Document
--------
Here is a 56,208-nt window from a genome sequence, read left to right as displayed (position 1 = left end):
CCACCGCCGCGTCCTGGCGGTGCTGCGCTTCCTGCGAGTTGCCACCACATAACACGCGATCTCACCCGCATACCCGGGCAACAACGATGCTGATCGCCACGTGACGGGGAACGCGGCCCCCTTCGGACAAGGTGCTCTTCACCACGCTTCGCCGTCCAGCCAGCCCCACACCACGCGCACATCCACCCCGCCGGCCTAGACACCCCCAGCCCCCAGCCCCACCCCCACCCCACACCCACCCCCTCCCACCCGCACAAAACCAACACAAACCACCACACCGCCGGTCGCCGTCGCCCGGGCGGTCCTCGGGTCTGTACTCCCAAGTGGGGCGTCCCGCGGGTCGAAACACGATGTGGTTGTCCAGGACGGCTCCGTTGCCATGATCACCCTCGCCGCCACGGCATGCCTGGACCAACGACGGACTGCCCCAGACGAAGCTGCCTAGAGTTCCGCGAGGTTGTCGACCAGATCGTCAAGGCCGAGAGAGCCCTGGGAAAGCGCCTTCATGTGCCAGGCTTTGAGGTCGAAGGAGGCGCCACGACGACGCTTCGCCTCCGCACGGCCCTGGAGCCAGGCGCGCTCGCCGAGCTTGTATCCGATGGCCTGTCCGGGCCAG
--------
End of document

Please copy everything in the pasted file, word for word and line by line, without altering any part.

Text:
Here is a 56,208-nt window from a genome sequence, read left to right as displayed (position 1 = left end):
CCACCGCCGCGTCCTGGCGGTGCTGCGCTTCCTGCGAGTTGCCACCACATAACACGCGATCTCACCCGCATACCCGGGCAACAACGATGCTGATCGCCACGTGACGGGGAACGCGGCCCCCTTCGGACAAGGTGCTCTTCACCACGCTTCGCCGTCCAGCCAGCCCCACACCACGCGCACATCCACCCCGCCGGCCTAGACACCCCCAGCCCCCAGCCCCACCCCCACCCCACACCCACCCCCTCCCACCCGCACAAAACCAACACAAACCACCACACCGCCGGTCGCCGTCGCCCGGGCGGTCCTCGGGTCTGTACTCCCAAGTGGGGCGTCCCGCGGGTCGAAACACGATGTGGTTGTCCAGGACGGCTCCGTTGCCATGATCACCCTCGCCGCCACGGCATGCCTGGACCAACGACGGACTGCCCCAGACGAAGCTGCCTAGAGTTCCGCGAGGTTGTCGACCAGATCGTCAAGGCCGAGAGAGCCCTGGGAAAGCGCCTTCATGTGCCAGGCTTTGAGGTCGAAGGAGGCGCCACGACGACGCTTCGCCTCCGCACGGCCCTGGAGCCAGGCGCGCTCGCCGAGCTTGTATCCGATGGCCTGTCCGGGCCAG